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Old 07-09-2018, 07:30 PM
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Default Why we think terrorism is scarier than it really is (and we probably always will)

Why we think terrorism is scarier than it really is (and we probably always will)
I am arriving in Brussels. The train from London is full of the usual Chinese tourists and bored businesspeople. The city doesnít, contrary to the impression given by CNN, resemble Kabul. Rows and rows of untouched houses scream bourgeois calm (actually, they gently whisper bourgeois calm).
As I wander out of the train station, grim-faced soldiers with impressively large automatic weapons are rousting a homeless man. He doesnít look dangerous. There is no gunfire or explosion going off in the background. Daily life in Brussels continues in its usual sunless stupor.
Outside the train station, I think of the 31 people who were so tragically killed in the metro and at the airport while innocently going about their daily lives. I am helpless to resist imagining myself or my loved ones in their place.
But as I watch the Brussels traffic, Iím also thinking about the two or three people who, statistically speaking, died in road accidents that same day in Belgium. They were also going about their daily lives and probably also died tragically.
But we will not have protest marches for them or newspaper profiles lamenting their loss. In fact, we will never know, or apparently care, who they were. Still, there are two or three more of them every day.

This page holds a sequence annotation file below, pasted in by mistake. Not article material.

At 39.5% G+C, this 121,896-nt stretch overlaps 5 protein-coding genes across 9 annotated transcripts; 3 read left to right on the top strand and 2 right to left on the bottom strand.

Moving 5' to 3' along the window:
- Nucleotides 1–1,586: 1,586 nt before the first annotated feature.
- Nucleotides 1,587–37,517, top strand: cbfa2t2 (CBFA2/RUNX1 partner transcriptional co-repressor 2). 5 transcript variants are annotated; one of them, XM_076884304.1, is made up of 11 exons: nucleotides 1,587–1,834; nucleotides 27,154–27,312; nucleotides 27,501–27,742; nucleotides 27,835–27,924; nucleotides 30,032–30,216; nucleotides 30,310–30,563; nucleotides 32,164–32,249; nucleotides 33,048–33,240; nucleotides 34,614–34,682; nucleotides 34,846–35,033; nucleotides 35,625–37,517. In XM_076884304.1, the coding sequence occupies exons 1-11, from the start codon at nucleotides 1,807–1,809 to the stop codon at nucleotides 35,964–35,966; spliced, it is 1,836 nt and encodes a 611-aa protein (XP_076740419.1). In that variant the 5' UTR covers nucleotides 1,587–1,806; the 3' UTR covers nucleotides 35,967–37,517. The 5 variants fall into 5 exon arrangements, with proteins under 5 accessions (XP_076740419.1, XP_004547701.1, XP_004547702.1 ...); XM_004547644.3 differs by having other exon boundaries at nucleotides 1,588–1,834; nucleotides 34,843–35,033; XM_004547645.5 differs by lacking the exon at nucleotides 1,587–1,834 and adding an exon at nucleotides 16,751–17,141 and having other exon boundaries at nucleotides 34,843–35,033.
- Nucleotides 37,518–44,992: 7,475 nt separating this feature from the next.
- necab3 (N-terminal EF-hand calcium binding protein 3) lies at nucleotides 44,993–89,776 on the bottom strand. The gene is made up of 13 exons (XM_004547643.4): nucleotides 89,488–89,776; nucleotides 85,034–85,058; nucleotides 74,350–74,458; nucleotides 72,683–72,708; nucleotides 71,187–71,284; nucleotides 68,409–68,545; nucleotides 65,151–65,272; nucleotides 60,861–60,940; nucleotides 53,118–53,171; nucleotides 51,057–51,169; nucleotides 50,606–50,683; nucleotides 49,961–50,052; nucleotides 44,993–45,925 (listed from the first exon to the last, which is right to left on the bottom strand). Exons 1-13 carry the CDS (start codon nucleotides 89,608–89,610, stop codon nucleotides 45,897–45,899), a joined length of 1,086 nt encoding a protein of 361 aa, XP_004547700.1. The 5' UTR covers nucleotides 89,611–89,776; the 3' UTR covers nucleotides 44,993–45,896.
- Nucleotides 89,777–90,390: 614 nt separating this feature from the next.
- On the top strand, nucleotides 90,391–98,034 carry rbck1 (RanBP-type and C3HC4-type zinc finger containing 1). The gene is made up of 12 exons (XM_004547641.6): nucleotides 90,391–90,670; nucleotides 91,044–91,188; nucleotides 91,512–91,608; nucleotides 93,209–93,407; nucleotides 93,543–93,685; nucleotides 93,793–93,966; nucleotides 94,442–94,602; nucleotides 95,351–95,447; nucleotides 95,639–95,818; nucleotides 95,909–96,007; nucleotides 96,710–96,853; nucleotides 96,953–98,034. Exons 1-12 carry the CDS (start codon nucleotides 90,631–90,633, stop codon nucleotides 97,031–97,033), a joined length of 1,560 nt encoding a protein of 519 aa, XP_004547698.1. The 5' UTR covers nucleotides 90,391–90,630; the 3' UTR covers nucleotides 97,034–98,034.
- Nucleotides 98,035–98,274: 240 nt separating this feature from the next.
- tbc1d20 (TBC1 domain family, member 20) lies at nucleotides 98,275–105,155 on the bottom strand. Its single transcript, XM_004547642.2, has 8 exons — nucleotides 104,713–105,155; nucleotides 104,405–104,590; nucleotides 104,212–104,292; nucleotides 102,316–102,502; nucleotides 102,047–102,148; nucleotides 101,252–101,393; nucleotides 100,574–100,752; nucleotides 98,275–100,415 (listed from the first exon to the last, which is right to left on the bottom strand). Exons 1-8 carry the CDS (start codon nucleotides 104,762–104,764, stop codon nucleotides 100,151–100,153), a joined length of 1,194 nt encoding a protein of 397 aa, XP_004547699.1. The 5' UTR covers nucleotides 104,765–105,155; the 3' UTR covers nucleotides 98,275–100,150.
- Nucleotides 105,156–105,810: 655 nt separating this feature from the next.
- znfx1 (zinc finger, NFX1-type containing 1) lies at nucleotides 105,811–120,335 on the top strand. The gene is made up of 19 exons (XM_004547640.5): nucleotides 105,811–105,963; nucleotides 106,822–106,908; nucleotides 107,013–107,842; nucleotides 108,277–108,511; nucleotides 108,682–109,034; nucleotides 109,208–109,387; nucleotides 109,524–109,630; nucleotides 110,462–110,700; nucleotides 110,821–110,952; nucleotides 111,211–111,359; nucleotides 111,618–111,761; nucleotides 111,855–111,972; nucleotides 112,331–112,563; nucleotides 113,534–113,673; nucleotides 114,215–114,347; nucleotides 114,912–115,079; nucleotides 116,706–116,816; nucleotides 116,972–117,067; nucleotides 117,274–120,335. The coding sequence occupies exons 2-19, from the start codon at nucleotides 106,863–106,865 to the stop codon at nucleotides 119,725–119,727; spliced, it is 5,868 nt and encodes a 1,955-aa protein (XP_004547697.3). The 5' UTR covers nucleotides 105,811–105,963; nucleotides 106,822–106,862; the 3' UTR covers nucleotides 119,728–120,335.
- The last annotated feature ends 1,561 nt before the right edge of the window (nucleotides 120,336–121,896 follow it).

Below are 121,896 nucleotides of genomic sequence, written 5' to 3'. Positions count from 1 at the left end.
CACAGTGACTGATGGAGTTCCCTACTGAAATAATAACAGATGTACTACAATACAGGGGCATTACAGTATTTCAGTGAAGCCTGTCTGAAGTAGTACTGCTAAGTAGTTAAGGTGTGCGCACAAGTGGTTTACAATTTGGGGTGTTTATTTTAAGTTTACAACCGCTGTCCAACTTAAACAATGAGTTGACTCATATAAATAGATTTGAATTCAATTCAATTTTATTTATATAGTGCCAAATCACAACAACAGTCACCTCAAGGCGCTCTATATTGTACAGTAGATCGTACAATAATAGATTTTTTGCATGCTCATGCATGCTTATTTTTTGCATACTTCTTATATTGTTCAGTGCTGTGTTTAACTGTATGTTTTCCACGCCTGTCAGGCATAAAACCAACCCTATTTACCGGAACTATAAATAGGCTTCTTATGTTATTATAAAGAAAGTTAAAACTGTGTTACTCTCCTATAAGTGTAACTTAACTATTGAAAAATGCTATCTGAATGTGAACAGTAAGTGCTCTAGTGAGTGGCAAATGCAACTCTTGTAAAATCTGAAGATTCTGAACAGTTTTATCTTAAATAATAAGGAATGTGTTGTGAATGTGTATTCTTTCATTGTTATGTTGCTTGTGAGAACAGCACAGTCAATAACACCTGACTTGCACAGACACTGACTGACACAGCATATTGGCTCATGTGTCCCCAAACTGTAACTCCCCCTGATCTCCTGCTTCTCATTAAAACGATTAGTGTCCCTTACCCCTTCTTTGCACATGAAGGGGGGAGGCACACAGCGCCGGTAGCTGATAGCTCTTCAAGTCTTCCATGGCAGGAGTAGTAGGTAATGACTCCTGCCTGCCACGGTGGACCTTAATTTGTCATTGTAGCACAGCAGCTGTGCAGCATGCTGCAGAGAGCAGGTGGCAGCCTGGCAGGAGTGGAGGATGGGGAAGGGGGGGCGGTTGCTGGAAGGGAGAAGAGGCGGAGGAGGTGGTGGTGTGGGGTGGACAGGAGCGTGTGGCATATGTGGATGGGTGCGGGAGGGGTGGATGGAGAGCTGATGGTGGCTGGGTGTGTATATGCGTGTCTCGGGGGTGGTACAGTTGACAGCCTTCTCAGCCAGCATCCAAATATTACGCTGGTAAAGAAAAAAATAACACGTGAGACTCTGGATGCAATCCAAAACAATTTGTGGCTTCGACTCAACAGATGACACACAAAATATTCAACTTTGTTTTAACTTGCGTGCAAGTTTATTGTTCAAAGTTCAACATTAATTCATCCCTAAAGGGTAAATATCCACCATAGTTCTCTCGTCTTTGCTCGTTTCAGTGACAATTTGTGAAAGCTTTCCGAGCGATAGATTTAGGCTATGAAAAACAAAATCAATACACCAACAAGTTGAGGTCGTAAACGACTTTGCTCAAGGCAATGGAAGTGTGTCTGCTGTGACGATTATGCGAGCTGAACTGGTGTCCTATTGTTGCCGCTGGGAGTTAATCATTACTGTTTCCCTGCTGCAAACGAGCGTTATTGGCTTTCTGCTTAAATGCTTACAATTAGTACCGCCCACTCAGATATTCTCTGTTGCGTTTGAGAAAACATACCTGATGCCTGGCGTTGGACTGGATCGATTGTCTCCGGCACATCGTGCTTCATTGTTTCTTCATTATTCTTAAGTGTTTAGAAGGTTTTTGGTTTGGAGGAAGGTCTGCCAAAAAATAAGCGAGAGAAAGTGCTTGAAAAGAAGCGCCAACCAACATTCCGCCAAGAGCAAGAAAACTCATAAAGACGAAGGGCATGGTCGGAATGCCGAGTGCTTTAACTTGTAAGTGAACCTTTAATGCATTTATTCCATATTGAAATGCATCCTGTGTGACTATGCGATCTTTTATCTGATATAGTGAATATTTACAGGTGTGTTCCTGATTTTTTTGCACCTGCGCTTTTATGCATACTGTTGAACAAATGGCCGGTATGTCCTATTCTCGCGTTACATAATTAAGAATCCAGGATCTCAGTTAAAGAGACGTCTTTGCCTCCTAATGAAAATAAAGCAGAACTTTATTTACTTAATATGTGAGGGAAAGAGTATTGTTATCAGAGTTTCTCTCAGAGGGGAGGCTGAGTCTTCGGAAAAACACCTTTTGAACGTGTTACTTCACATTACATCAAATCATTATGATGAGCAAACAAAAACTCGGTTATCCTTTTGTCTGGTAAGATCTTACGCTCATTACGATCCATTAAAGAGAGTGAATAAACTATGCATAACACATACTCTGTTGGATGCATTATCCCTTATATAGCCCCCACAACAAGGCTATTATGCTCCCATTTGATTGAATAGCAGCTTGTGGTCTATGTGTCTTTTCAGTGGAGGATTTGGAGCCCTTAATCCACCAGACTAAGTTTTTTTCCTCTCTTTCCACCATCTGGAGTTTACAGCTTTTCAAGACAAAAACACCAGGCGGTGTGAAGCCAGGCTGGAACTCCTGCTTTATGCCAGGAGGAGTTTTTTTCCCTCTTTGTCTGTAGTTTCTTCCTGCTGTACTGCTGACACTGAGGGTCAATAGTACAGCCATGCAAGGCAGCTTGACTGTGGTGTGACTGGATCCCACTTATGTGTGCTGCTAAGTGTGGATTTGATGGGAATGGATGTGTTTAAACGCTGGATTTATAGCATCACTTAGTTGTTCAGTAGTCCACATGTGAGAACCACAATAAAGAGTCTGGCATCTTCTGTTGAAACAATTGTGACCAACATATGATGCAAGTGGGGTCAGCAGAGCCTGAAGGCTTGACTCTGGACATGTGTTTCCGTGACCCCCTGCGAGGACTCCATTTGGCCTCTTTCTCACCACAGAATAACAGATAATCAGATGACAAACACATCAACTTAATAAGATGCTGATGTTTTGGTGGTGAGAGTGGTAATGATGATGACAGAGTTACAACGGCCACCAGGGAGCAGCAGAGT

Similarly, there were 372 mass shootings in the United States in 2015, killing 475 people and wounding 1,870, yet ending this killing spree is a minor issue in the presidential campaign. But a terrorist attack in a city an ocean away that killed far fewer people has already roiled the campaign.
Along with many, many others, Iíve been researching and writing about this disproportionate reaction to terrorism for more than a decade ó about the dangers it poses to freedom and democracy, and even the ways it can encourage more terrorism. President Barack Obama seems to agree.

Yet it is abundantly clear by now that these arguments, as strong as they seem to me, will never have an impact.
Indeed, a phone call from the US reminded me that I havenít even convinced my own mother. She was not happy that I had dared to visit Brussels. She advised me to stay away from crowds. She loves me, but her fear is stronger than her faith in my analysis (which, she assures me, she does read).
The difference between her image of Brussels and its reality is hardly surprising. Back in the US, the media hype surrounding terrorist attacks, the fear it generates among the public, and the exaggerated policy responses that public reaction inspires in politicians are all now part of the routine.
Why? Why do we continue to choose fear? Why do we care so much more if you are killed by a terrorist than by a drunken driver or an apolitically deranged individual with a gun?

Over the years, Iíve observed three main reasons:
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Policymakers and politicians know that if they fail to acknowledge peopleís fears, however irrational, they will soon cease to have jobs. So they rightly ignore people like me telling them that terrorism is not such a big problem.
The conscientious ones look for ways to channel those fears into more productive activities, such as increasing societal resilience to terrorist attacks. They seek to play down the threat of terrorism to the extent possible and enlist communities in the effort to prevent young men (and women) from turning to the dark side.
The more cunning ones look for ways to play on the fear. They often recommend policies, such as Republican presidential candidate Ted Cruz's proposal to patrol and secure Muslim neighborhoods, that nearly all experts say would only make the terrorism problem worse.
It is this terrifying symbiosis between the terrorists in the Middle East and the populist politicians in the West that is the real threat...
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